Eastern Rainbowfish - Melanotaenia splendida
Eastern Rainbowfish  -  Melanotaenia splendida splendida

Eastern Rainbowfish - Melanotaenia splendida splendida

The Eastern Rainbowfish was scientifically described by Peters in 1866. Its scientific name is Melanotaenia splendida splendida

The Eastern Rainbowfish is a fairly big rainbow; it can reach a length of 14 cm. The various populations display different colours, but the ground colour is normally olive or bluish with a silvery white lower body. Most specimens display a dark mid-lateral stripe, but not all, and some specimens only have a very pale mid-lateral stripe. It is common for Eastern Rainbowfish to be decorated with a colourful stripe between each horizontal row of scales. The exact colour of this striping varies between the different populations and can for instance be solid black, deep red, reddish, orange or pale yellow. In addition to this, the Eastern Rainbowfish is often decorated with decorative fin-dots in various shades of red, yellow and black.

Geographical distribution, habitat and conservation
The Eastern Rainbow lives in north-eastern Australia and is present in many of the river systems located east of Queensland's Great Dividing Range. The typical Eastern Rainbow habitat is a small stream, but you can find this species in lakes as well. The water is normally clear, but this can change during floods. 

Young Eastern Rainbowfish prefers to stay near sunken trees and densely grown banks and should therefore ideally be provided with wood and plants in the aquarium. Adult fish will also happily hide in plant rich areas, but they can also be found in rocky streams where there are no plants. 

Melanotaenia splendida splendida is not included in the IUCN Red List of Threatened Species. It is still commonly found throughout its natural geographic range.

Keeping Eastern Rainbowfish in aquariums

Eastern Rainbowfish
Eastern Rainbowfish
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Keeping the adaptable Eastern Rainbowfish is not very tricky and it can be kept even by beginners. It is a peaceful species that can be kept with other non-aggressive species of similar size in a community aquarium, but it is also common to keep large groups Eastern Rainbow in species aquariums. The recommended water temperature is 20-29 degrees C (68-84 degrees F). The water should be acidic or just a tad alkaline, from pH 6.4 to 7.2.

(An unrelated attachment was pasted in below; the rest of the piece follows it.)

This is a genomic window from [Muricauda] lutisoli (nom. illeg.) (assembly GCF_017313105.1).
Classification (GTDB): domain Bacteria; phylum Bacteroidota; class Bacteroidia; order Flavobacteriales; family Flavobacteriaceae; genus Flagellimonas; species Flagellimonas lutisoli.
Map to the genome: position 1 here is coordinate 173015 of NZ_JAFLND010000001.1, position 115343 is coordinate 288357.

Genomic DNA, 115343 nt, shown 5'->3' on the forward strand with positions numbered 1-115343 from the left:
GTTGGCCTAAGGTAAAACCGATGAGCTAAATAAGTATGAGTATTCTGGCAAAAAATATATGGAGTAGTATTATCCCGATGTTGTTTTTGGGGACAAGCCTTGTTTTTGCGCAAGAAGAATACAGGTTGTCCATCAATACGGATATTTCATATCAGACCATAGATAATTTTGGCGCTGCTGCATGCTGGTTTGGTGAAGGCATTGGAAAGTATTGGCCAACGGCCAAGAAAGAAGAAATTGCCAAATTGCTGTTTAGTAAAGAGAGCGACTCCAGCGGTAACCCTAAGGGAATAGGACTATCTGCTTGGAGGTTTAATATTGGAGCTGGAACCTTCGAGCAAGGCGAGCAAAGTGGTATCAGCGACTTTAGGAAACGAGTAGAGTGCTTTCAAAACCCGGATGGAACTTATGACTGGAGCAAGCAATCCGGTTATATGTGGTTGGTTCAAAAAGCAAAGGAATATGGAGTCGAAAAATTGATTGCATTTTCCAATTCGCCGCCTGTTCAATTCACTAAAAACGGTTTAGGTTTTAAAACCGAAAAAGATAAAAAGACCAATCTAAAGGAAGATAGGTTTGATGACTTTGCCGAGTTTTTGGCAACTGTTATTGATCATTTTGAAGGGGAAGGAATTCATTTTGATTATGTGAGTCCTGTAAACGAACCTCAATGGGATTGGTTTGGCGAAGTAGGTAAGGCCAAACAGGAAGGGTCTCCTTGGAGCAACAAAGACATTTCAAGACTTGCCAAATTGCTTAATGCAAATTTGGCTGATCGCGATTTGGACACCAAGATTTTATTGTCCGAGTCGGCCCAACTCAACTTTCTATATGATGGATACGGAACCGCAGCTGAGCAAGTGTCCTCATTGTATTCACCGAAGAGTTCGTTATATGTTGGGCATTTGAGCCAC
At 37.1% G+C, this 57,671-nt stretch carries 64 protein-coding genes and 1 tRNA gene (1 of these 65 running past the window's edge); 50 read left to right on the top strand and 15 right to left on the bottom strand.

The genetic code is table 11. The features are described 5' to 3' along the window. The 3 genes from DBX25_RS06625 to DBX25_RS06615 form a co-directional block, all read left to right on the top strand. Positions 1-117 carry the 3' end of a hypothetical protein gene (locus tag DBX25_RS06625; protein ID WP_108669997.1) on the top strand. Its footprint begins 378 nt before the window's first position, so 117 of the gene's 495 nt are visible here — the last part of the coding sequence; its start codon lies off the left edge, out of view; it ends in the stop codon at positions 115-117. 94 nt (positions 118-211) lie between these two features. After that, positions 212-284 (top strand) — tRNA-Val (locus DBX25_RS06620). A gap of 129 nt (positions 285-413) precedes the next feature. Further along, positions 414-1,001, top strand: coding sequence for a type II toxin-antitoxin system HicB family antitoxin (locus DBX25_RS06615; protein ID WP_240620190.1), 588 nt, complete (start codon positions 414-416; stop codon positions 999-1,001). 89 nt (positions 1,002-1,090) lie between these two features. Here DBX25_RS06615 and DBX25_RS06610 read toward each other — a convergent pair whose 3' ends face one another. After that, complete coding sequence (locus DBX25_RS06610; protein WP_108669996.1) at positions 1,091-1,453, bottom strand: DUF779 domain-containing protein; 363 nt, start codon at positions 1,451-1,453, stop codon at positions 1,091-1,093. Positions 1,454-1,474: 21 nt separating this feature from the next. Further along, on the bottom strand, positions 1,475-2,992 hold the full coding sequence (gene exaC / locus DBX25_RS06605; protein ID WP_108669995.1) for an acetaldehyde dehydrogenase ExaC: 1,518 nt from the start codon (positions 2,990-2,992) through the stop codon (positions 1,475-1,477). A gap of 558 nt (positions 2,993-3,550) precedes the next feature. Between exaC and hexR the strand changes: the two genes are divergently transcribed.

The Eastern Rainbowfish needs both plant material and meaty food in its diet to stay happy and healthy in the aquarium. You can for instance use a high-quality prepared food for omnivores as a base and supplement with fresh vegetables and live meaty food.

Breeding Eastern Rainbowfish
The Eastern Rainbowfish reaches sexual maturity when it is about 4 cm (1 ½ inch) long.
Wild Eastern Rainbowfishes spawns year round, but the wet season is especially hectic when it comes to breeding. In their natural habitat, the wet season starts around November and normally continues until May. If you need to coax your Eastern Rainbows into spawning in the aquarium you can therefore try simulating the change from dry season to wet season. Once they have started to breed, the female can release up to 200 eggs in two weeks.

Eastern Rainbowfishes normally release their eggs during the early morning hours. The female will only release one to three eggs at a time. In the wild, the eggs are deposited among plants along the sides of the river or lake and you should therefore include plants or spawning mops in the aquarium. The eggs are roughly 1.5 mm (0.05 inches) long and will normally hatch within a week if you keep the water temperature in the upper part of the recommended range.

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Threadfin Rainbowfish
Crimson-Spotted Rainbowfish
Lake Eacham Rainbowfish
Exquisite Rainbowfish
Murray River Rainbowfish
Slender Rainbowfish
MacCulloch’s  Rainbowfish
Black-banded Rainbowfish
Pygmy Rainbowfish
Western Rainbowfish
Chequered Rainbowfish
Desert Rainbowfish
Banded Rainbowfish
Ornate Rainbowfish